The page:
Surprisingly, doing less can actually mean you’re accomplishing more.

Many endurance athletes, especially those just starting out, have a “no-pain, no-gain” attitude when it comes to training. I subscribed to this mantra for quite some time. It was engrained into me while playing soccer growing up: The only way to get better at something was by spending more time doing that thing.

I got my first hard lesson in proper recovery during my first year at Villanova University. I’d worked my way into a starting position on the soccer team. I was playing well and confidently. Things were looking up for next season. But during the summer I broke my ankle playing on a club team; I spent time on crutches, and the walking boot I wore for six weeks came off just days prior to the start of fall training.

Recovery never occurred to me in my anxiousness to resume my college soccer career. I ended up re-injuring myself after only two games and spent the rest of the season on the sidelines. I stopped playing soccer altogether after that year.

Much later, while training for my first marathon, I reverted to what I knew and did what many first-timers do: Try and do as much as possible. Volume was king. It was all about doing more. Recovery never factored into the equation.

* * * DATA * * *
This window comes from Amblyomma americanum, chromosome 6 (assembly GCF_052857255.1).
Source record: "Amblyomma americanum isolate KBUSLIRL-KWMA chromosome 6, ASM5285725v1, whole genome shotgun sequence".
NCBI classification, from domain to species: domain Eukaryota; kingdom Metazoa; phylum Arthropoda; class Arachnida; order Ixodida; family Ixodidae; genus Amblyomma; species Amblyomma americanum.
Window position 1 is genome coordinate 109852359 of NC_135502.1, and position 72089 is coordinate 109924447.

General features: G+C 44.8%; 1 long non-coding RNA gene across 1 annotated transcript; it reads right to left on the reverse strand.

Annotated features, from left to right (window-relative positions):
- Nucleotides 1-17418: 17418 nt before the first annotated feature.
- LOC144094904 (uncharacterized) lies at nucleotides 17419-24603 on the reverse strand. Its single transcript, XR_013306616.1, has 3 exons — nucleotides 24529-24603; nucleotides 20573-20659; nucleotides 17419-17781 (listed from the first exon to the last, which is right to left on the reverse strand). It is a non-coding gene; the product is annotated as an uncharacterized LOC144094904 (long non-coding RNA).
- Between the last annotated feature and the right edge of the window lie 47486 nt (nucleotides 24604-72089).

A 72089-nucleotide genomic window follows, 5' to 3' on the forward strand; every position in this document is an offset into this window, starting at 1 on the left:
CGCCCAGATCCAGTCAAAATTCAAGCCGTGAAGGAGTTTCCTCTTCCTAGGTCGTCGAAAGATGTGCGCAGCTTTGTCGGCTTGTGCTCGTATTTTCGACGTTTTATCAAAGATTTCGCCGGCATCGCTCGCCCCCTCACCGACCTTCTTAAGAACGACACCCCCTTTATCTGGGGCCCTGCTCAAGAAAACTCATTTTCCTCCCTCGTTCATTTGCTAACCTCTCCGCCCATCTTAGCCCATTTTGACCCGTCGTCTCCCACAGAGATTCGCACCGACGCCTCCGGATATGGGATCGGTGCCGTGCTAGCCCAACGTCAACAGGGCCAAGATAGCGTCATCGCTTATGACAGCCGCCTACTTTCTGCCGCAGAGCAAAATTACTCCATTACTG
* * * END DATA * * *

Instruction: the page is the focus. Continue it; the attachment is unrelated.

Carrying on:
My light bulb moment finally came when I made the jump to triathlon after several years of exclusive distance running. Triathlon training is another beast. You’re talking three disciplines, not just one. If you’re not recovering properly, that next workout is going to suffer.

For guidance, I looked to the best in sport, reading “I’m Here to Win,” by Chris McCormack, multiple Ironman World Champion. My training philosophy was forever changed. McCormack talks about how emphasizing recovery later in his career helped him win his second Ironman World Championship.

I still recognize the importance of high volume training at distinct times, at a specific intensity, and for a specific duration of time. But recovery is one area I find overlooked and under-appreciated far too often among endurance athletes, including me.

That’s because training is a classic example of the law of diminishing returns. Too little training isn’t enough to be effective. Too much is counter-productive and can easily lead to plateaus, overtraining, injuries, negative effects on health, and burn out.

This mentality is based on the premise that we improve only when we train. In fact, the opposite is true. Our body realizes the benefits of training when we’re not training. Recovery is when the body rebuilds muscle (and other tissue) damage caused by training. Without dedicated time and strategies for recovery, we won’t see the maximum benefit of training, and worse, may actually do greater harm to our health.

Click through to the next page to read about the best recovery strategies.